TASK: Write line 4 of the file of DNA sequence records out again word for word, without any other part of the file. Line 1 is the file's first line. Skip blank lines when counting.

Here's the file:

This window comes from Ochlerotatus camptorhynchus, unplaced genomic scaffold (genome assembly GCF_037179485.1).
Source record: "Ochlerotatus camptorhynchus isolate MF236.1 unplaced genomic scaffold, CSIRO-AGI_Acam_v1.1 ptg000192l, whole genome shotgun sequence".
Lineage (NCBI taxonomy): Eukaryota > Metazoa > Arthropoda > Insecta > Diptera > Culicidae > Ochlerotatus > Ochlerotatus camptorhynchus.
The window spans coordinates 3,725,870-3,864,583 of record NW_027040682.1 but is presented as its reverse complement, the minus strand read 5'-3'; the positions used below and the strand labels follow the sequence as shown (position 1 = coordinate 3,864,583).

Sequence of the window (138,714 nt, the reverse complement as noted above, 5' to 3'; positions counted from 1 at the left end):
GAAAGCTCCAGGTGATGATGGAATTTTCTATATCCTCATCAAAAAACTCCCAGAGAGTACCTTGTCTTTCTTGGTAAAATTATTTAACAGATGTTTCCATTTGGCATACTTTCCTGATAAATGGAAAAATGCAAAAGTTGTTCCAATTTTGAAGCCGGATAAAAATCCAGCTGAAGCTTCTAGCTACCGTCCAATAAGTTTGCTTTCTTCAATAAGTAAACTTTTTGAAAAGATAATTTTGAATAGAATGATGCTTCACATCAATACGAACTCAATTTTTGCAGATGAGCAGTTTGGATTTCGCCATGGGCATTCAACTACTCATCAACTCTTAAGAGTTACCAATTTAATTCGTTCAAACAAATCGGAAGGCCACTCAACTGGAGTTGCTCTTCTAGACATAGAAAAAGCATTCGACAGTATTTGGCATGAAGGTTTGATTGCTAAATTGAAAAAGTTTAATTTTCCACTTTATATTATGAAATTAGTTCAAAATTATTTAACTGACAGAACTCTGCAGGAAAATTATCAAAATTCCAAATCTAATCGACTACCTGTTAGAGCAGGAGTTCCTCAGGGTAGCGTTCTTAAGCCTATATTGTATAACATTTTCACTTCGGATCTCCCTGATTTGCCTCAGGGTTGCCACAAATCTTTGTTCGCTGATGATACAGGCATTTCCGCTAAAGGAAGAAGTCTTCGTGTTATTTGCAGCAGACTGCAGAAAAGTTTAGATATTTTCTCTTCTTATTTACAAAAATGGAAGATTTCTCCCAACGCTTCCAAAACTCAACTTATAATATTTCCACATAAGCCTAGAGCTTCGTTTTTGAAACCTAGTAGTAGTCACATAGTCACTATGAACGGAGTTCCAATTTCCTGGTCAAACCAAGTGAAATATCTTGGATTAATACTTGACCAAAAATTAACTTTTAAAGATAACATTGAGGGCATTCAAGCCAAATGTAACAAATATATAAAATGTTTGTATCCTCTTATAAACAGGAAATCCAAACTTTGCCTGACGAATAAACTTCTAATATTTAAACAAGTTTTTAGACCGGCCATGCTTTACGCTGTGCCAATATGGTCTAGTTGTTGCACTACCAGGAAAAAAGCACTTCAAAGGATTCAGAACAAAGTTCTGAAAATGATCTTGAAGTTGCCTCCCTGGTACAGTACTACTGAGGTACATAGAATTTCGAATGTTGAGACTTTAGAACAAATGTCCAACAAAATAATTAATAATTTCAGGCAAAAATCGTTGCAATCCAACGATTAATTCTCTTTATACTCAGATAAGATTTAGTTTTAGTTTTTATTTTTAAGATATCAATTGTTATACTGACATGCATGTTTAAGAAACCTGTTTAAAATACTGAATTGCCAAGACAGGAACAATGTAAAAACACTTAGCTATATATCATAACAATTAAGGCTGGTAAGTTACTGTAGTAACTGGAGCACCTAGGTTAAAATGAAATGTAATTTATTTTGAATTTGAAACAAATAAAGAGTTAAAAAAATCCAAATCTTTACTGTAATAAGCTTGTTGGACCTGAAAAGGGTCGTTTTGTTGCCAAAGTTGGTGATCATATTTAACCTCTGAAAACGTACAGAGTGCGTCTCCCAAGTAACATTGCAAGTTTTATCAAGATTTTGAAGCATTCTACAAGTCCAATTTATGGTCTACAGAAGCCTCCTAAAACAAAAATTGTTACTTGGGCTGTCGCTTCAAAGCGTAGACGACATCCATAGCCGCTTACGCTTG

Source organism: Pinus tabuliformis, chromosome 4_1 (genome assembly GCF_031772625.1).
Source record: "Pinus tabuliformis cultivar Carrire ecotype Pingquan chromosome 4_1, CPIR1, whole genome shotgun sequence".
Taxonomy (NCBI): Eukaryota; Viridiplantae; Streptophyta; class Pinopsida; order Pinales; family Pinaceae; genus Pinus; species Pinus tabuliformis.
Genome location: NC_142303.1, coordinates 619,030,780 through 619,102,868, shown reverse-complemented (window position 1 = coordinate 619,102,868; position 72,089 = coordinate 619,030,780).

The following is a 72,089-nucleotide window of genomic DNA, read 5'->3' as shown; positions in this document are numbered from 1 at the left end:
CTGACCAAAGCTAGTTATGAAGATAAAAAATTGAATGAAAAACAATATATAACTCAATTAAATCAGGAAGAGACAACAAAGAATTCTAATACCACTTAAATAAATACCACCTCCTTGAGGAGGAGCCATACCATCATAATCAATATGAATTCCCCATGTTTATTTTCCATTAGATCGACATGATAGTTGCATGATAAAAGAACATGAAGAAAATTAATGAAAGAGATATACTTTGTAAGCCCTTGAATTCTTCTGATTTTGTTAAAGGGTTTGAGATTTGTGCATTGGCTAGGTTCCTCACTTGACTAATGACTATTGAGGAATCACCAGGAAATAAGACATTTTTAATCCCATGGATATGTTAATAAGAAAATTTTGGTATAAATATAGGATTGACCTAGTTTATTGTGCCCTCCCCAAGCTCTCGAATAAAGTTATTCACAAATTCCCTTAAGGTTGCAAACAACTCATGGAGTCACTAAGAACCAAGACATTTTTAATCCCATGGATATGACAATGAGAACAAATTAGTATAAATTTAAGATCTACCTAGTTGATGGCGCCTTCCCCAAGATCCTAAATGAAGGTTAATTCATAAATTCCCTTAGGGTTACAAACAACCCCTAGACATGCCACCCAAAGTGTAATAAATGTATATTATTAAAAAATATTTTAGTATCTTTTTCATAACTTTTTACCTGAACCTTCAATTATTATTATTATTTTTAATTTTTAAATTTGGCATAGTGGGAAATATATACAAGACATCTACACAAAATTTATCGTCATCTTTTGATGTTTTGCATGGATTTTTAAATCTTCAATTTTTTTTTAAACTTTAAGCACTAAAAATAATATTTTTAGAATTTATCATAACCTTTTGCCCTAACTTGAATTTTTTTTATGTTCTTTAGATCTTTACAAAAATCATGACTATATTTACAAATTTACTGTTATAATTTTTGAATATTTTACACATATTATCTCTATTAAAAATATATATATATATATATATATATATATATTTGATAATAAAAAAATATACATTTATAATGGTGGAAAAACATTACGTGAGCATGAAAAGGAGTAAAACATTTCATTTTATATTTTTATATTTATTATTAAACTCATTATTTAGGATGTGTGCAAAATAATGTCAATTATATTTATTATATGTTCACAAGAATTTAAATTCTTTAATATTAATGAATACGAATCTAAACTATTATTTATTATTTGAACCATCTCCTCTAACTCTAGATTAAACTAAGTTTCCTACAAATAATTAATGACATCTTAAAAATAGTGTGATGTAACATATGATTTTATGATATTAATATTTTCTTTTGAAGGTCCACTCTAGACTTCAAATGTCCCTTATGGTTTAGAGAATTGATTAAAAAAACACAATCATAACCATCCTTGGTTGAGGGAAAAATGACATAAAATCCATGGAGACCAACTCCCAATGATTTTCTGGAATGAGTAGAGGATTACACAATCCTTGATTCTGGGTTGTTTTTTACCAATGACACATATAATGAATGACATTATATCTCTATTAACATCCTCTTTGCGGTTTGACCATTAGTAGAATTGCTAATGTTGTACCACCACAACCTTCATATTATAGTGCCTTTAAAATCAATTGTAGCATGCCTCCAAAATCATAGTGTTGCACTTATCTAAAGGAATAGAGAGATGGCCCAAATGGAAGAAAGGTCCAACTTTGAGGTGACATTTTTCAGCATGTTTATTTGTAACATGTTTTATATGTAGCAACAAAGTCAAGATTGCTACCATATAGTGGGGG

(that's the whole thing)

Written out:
The window spans coordinates 3,725,870-3,864,583 of record NW_027040682.1 but is presented as its reverse complement, the minus strand read 5'-3'; the positions used below and the strand labels follow the sequence as shown (position 1 = coordinate 3,864,583).